Some time back our church staff held our annual in-house evaluation retreat when we reviewed the prior year’s goals and plans. God had given us a good year and we wanted not only to discuss how we could improve, but rejoice in His blessings. After we prayed, we did a simple exercise that infused life into each of us. Here’s what we did that I guarantee will infuse life into your staff, whether they are paid or volunteer.
This will infuse life into your staff.
We had nine on our ministry staff and eight were present that day. I asked everyone to write down the names of each church staff member sitting around the table. I then asked them to write down one quality about each person that they most appreciated. That was the easy part. The uncomfortable, yet life-giving part came next.
I then asked each person to look at one individual and tell him or her what they appreciated most about that person. We went around the table while each of us stayed on the ‘hot seat’ (maybe there is a better term for it). Then, one by one, we each looked directly at that staff person and told him or her what we most appreciated about them.
It was an incredibly life affirming experience.
Tears were shed.
We become vulnerable.
Each of us got blessed.
Our retreat took on an incredibly open and affirming tone.
It was amazing.
Gratefulness expressed to others is not only biblical, but it brings with it many practical personal benefits as well. Science is now telling us what the Bible has for centuries: showing gratitude, saying thanks, and affirming others is really good. Here’s what we’re learning about gratefulness.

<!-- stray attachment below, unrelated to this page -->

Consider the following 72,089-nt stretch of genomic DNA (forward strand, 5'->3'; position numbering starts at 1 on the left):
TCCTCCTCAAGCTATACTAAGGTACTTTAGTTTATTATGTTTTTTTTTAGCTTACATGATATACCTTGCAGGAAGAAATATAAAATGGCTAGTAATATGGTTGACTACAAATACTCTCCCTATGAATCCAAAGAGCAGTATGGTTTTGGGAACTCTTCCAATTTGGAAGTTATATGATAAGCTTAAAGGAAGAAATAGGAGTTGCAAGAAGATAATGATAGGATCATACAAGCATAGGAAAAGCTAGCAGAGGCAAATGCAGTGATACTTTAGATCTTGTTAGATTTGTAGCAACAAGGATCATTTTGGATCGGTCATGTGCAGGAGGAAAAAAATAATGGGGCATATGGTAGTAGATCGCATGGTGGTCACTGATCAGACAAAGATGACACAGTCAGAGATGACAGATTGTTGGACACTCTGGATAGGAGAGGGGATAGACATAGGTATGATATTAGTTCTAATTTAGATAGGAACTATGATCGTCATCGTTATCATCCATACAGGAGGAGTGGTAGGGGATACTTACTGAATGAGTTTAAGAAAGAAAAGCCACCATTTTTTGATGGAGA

- Gratefulness stimulates Christ-honoring behavior, called pro-social behavior by psychologists.
- Gratefulness can actually make us happier.
- Gratefulness can help decrease the power of materialism.
- Gratefulness can help us learn to forgive more consistently.
- Gratefulness can help us sleep better.
- Gratefulness can make us feel better physically because it evokes the production of two neurotransmitters in our brains, dopamine and serotonin, involved in reward and well-being, respectively.
So, when we experience and show gratefulness to others or in our hearts, many benefits result.
Two great Scriptures remind us how important gratefulness is.
“I will give thanks to you, Lord, with all my heart; I will tell of all your wonderful deeds” (Psalms 9:1).
“Give thanks in all circumstances; for this is God’s will for you in Christ Jesus” (1 Thessalonians 5:18).
Try this with your staff (or even with your family) and experience how life giving it can be.
What are some other life-giving exercises have you used with your staff?
This article originally appeared here.